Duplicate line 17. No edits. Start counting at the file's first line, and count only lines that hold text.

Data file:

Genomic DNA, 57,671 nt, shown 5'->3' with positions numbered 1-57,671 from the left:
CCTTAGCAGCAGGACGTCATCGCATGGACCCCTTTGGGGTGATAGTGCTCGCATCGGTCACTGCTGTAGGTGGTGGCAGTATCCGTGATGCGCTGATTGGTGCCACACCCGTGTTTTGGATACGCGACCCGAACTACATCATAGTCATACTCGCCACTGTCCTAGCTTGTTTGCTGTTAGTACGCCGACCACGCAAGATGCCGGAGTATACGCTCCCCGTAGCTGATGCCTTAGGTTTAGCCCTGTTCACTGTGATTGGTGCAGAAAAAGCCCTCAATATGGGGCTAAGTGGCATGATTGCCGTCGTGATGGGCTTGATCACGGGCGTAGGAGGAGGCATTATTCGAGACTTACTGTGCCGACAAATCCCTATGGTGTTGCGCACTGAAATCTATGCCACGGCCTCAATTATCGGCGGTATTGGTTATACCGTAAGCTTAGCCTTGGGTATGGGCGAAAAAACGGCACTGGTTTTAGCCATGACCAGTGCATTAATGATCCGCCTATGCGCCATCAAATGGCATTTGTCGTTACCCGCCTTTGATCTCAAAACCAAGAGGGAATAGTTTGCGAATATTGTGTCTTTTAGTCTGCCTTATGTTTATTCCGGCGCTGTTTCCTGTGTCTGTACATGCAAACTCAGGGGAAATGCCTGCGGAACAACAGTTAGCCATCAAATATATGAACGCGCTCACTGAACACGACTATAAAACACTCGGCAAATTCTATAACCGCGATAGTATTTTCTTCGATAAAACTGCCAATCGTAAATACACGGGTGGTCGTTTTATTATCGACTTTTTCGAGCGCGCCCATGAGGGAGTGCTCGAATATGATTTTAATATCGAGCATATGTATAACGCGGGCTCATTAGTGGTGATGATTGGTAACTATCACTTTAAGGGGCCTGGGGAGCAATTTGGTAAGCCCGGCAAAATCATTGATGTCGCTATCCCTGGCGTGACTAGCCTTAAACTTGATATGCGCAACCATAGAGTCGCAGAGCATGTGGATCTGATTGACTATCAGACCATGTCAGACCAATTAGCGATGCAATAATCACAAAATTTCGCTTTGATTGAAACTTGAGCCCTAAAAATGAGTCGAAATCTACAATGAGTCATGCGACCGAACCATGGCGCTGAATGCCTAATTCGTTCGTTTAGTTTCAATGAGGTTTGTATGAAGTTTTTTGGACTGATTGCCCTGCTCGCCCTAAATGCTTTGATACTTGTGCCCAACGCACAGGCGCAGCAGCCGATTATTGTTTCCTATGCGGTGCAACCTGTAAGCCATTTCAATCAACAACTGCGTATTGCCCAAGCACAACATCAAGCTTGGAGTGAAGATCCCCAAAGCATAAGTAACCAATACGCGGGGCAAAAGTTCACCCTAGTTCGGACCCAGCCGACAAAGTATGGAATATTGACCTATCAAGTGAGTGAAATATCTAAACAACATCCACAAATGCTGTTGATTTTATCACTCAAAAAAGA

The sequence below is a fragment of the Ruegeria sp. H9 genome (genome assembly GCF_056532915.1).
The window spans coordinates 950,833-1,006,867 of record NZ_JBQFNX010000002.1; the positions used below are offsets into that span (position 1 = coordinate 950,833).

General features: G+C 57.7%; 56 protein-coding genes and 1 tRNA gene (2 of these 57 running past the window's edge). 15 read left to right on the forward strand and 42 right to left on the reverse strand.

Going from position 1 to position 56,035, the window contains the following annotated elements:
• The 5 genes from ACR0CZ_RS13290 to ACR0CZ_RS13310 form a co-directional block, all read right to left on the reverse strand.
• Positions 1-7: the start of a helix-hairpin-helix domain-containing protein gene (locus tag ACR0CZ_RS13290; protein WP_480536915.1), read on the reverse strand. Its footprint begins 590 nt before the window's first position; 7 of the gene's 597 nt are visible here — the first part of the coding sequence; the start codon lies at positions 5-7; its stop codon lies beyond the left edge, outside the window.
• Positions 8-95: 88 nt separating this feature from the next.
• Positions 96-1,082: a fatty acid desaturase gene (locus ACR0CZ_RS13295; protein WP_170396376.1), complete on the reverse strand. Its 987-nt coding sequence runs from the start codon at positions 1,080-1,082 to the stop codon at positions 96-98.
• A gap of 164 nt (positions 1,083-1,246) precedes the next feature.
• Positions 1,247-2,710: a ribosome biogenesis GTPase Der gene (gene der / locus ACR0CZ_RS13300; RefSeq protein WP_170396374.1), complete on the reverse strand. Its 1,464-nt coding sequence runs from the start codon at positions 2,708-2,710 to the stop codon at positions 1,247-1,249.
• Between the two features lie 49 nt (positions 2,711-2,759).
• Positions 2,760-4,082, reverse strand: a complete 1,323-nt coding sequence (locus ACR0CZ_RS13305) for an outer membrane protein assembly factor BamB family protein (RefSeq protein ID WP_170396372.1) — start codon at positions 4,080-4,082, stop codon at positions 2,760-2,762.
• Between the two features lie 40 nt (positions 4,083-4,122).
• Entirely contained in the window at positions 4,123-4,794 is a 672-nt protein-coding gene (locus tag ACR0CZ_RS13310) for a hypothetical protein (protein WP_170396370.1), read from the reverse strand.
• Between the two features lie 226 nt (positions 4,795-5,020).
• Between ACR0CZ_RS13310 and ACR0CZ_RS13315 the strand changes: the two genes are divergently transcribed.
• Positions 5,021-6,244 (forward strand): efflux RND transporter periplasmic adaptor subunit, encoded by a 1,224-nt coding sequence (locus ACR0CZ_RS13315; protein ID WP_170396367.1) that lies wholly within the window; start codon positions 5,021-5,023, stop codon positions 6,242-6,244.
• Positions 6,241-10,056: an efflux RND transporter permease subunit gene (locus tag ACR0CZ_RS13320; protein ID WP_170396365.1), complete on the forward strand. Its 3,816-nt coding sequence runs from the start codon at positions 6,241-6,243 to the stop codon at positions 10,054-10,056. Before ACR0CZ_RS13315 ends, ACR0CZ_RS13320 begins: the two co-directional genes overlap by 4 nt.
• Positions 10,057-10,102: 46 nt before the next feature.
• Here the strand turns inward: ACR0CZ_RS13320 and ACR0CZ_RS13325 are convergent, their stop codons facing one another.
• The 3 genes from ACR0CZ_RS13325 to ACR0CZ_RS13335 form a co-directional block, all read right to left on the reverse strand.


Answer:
• Between the two features lie 226 nt (positions 4,795-5,020).